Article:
The Haddonfield school district has revised the preliminary budget announced and approved at the March 16 board of education meeting to add unanticipated state aid.
Superintendent Chuck Klaus said the district business administrator would give a full budget presentation at the board’s meeting Friday. With the state funds, the district has opted to bank the $200,000 received for a health-care allowance. The budget will keep a 2.3-percent tax increase – as opposed to the original 2.8 – to pay for staffing, a fund balance or capital improvements.
“It’s very tempting to use it; $200,000 is a lot of money,” Klaus noted. “But I think prudence would say with increased state aid, this is the better position.”
With the $449,000 aid increase, district administrators recommended putting $171,000 toward the budget fund balance, reducing it from the original $1.1 million to $960,000.
“How the (budget fund balance) is determined is unused funds from prior years,” explained Business Administrator and Board Secretary Michael Catalano. “We have to budget some of that in the subsequent year’s budget.”
Catalano noted that while the balance has been as low as $500,000, it typically is about $700,000. State funds will help offset the previously budgeted amount and lower it slightly.
The state funds will also be used to offset a $23,000-increase in JIF insurance premiums and pay for an additional elementary Math Interventionist.
“They work with students to help them progress, but they also coach teachers,” Klaus said of the interventionist role.
Another $25,000 will be used for cyber security and $35,000 will pay for the central registrar, a part-time position in the district business office that offers help to newly enrolling students and verifies residency in Haddonfield.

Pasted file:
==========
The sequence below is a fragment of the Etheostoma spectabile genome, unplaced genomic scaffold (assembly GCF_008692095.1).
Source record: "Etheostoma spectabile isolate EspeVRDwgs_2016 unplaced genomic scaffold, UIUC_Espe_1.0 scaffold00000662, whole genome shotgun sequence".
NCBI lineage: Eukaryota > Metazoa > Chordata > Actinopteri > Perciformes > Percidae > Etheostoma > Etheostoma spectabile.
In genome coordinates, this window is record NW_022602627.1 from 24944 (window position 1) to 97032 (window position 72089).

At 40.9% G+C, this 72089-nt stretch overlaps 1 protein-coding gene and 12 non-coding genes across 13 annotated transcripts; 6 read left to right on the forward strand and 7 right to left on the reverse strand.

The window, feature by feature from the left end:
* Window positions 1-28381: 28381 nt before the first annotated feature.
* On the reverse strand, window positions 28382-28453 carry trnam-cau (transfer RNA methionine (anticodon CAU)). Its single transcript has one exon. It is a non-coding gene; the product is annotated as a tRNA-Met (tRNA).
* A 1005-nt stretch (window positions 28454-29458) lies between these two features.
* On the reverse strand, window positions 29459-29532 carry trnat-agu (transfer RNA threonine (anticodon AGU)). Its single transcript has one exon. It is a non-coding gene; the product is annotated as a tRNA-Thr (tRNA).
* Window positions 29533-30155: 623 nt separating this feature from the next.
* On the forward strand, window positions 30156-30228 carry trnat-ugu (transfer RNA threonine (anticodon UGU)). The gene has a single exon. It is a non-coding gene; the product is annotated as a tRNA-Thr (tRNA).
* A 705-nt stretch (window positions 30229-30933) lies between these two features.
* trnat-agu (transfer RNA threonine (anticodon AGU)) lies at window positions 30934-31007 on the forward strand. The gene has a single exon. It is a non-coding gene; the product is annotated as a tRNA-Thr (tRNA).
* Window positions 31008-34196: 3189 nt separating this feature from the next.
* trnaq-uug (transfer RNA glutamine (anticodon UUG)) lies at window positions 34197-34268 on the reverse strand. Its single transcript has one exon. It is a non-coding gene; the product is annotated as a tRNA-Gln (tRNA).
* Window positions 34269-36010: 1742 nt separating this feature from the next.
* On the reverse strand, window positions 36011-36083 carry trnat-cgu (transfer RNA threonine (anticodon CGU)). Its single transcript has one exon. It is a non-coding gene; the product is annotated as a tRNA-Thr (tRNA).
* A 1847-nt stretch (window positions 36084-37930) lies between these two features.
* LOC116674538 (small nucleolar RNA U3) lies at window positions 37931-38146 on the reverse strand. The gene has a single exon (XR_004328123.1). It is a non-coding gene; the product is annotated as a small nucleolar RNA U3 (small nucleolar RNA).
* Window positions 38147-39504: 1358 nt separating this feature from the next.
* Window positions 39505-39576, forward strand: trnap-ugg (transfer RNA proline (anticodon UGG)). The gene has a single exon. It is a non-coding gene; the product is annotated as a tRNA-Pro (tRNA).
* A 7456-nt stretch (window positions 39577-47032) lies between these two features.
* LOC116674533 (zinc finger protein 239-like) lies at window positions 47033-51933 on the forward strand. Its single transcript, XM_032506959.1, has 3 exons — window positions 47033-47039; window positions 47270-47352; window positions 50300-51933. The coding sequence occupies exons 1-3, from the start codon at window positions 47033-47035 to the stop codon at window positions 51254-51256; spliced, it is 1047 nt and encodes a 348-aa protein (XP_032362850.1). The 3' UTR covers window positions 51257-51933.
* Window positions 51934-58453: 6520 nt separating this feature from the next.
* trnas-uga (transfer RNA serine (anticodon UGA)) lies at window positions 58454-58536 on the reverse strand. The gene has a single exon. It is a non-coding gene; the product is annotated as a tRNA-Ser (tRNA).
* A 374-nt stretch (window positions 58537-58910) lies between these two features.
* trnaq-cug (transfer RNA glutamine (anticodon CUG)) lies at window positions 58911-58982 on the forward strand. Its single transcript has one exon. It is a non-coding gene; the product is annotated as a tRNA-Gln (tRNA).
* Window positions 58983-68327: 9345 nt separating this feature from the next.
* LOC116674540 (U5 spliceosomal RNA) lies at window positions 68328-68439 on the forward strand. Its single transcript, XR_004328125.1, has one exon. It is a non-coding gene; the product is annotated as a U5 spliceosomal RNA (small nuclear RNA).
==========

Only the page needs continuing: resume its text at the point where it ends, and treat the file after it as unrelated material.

Finally, $80,000 will help pay for replacement of tables in Central Elementary School’s all-purpose rooms, something that hasn’t been done in more than 15 years.
Prior to the budget presentation, high-school sophomore Asher Fred and senior Tina Tian spoke about an Asian American Cultural Club that was started in 2020 to give students a safe space for discussing the increase in hate and hate against the Asian and Pacific Islander (AAPI) community.
Led by advisor Alice Lee, the club has participated in an Anti-AAPI hate rally; started a relevant book club that will soon discuss The Leavers, by Lisa Ko; and sponsored three pot luck events to celebrate holidays like the Lunar New Year and the Holi festival.
Fred, who joined the club this year to explore his South Korean heritage, shared his experience.
“There’s more than just learning about other cultures in Asia,’’ he pointed out. “I feel like what’s really meant the most to me is this community that we’ve formed. I feel like I’ve found a whole new group of people that I”ve become friends with, a whole new group of interesting people, talented people, and I don’t think it could have been done without joining the AAPI club.”
A fuller presentation on the budget will take place at the next board meeting, as will updates to Long Range Facility Planning and the district bond referendum. The session is scheduled for Friday at 7 p.m.